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Artist Interview

Leslie Marie Aguilar

April 3, 2019

Leslie Marie Aguilar, one of Ode's featured poets this month, explores the tributaries of the heart with acuity, attention, and an eye for expansion, so that one feels reading her poetry, we are both on the inside and the outside, with her.  She traverses grief and solitude, light and warmth, with a sharp tenderness: "Ready to carve new boundaries. Ready to draw new maps. Ready to find vibrant ways of shouting, I am angry / sad / lonely / grieving for a life made more terrifying by the ordinary." Leslie Marie Aguilar is the author of Mesquite Manual (New Delta Review, 2015), and currently works as the Editorial Assistant for Meridians: feminism, race, transnationalism at Smith College. She will be reading alongside Dora Malech, Nathan McClain, and Arda Collins at Ode on Friday, April 12th, 6-8PM. 

Poem that changed your life or poem you wish you’d written:
Aracelis Girmay’s poem, “Loisforeribari”, absolutely floored me the first time I heard her perform it. As an undergraduate, it reaffirmed my belief that poetry can in fact be the embodiment of human compassion and love. Love is for everybody. Yes, love is for every body.

April has been called “the cruelest month”. What would you call it?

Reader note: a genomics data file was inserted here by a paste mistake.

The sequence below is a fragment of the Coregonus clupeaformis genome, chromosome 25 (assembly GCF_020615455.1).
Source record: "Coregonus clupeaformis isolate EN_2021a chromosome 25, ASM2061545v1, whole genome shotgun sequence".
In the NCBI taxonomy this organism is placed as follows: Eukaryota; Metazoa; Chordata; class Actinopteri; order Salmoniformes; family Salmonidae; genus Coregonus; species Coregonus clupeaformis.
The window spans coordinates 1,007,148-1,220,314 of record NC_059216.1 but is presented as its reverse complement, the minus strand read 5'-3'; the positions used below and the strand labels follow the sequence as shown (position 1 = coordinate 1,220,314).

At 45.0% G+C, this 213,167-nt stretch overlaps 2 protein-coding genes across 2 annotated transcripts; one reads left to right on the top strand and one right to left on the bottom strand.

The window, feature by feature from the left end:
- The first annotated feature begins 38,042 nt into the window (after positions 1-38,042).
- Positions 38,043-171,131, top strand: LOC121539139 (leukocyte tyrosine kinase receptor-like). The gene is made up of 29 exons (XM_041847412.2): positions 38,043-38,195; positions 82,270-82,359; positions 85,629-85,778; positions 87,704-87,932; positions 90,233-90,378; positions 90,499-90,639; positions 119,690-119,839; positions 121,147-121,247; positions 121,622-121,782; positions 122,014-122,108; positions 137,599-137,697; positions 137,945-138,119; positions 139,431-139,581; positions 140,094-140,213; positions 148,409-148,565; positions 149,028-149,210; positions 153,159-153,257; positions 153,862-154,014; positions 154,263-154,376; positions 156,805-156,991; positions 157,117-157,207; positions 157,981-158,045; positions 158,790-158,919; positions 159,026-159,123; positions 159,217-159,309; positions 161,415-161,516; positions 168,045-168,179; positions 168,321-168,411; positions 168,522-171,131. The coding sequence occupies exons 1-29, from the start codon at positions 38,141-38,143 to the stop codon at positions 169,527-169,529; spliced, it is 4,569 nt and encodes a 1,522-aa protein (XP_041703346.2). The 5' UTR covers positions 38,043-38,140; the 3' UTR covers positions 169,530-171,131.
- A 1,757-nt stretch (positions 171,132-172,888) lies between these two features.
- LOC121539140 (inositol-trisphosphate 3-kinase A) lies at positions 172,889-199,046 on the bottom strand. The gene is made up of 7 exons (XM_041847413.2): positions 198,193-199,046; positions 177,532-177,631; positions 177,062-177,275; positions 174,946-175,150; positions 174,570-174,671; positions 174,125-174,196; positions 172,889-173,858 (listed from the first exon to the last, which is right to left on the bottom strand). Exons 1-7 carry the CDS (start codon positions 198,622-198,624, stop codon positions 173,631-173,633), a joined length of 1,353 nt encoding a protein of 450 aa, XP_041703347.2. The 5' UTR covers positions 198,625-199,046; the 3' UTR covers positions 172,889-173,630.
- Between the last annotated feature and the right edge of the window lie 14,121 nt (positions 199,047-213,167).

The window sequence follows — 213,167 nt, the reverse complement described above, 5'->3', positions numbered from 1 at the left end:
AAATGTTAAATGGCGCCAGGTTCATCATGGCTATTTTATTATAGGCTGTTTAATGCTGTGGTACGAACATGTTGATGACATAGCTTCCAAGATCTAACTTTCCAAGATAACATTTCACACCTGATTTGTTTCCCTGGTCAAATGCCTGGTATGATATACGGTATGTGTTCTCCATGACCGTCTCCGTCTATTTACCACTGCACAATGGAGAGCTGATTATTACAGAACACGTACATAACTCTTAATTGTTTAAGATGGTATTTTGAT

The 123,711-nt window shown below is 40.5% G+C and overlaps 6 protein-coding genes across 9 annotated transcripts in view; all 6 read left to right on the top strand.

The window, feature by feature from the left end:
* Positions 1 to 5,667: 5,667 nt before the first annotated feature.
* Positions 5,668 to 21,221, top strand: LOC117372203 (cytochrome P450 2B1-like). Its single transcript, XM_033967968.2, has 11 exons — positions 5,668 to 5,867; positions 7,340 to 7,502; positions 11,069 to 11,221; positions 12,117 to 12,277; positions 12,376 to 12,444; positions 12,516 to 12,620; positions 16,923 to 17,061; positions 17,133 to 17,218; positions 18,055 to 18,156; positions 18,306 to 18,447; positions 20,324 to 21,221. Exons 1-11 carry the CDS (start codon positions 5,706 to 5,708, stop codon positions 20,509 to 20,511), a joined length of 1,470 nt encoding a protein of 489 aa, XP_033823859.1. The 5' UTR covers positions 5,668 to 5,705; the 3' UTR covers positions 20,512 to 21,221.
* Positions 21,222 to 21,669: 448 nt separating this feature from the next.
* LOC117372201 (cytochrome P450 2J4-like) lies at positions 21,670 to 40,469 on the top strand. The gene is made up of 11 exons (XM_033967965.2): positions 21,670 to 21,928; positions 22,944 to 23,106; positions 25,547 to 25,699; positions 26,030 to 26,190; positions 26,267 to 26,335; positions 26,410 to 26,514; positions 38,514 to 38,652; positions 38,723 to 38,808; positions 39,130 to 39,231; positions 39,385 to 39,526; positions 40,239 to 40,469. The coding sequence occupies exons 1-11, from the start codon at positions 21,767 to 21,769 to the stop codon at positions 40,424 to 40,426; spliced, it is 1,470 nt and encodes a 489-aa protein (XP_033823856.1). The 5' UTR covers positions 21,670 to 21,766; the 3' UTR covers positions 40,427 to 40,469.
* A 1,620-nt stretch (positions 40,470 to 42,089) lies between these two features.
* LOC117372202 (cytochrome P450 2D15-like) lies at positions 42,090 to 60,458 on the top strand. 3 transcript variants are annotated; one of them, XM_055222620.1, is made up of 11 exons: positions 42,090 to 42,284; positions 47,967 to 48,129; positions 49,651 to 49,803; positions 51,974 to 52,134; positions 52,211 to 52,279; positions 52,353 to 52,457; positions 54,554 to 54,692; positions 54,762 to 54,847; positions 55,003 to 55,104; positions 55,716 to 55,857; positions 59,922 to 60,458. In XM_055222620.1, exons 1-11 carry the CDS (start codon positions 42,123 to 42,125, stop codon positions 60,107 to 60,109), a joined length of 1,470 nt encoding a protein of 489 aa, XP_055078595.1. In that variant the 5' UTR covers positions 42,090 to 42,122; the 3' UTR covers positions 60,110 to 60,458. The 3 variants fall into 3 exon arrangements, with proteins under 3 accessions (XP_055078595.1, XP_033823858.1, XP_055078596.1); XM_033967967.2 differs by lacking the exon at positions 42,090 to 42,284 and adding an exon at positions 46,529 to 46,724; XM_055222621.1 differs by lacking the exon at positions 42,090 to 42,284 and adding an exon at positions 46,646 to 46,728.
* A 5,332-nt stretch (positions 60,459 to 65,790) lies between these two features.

April as: national poetry month, sweet pea month, less-cruel-than-winter month(s), diamond month, birth month, favorite month.

Give us a writing prompt:
Write a list of objects that are often associated with each element/suit of the tarot. Choose four objects from the list (one object for each element: earth, air, water, fire). Imagine placing these objects on an altar. What does the altar look like? What is it made of? Where is it? Write a poem or piece of prose that recreates this altar in words. Make sure to incorporate each of the objects chosen. What do these objects represent? Do they bring back any memories? Why were they important enough to place on this altar?

By what quotes/lines/provocations/inspirations/affirmations do you live (or aspire to)?
While I was traveling recently, I asked someone how we might will ourselves to wake up in the morning despite terrible news from across the globe, the envy in our hearts stemming from social media, the general lack of enthusiasm brought on by winter. They responded with these lines from Rumi:

“When someone asks what there is to do, 
light the candle in his hand. 
      Like this.”
— Jalal al-Din Rumi

That joy might be found in the simple act of lighting a candle in our hands—a physical beacon leading us onward like a lighthouse—makes me wonder what else might be found within arm’s length.

What books are on your nightstand or docket?

You are a Badass: How to Stop Doubting You Greatness and Start Living an Awesome Life by Jen Sincero

The Courage to be Disliked by Ichiro Kishimi and Fumitake Koga

Beastgirl & Other Origin Myths by Elizabeth Acevedo

Ugly Music by Diannely Antigua

teaching my mother how to give birth by Warsan Shire

What does your poetry wear to a party?
My poetry wears a sequined pair of antlers on her head—blues, greens, golds, glittering. A set of six silver bangles on her left wrist for good measure. A pair of weathered leather boots with spurs attached, and a single piece of turquoise dangling from her neck like a rain drop above her heart.

Go-to morning song:
“Good as Hell” by Lizzo.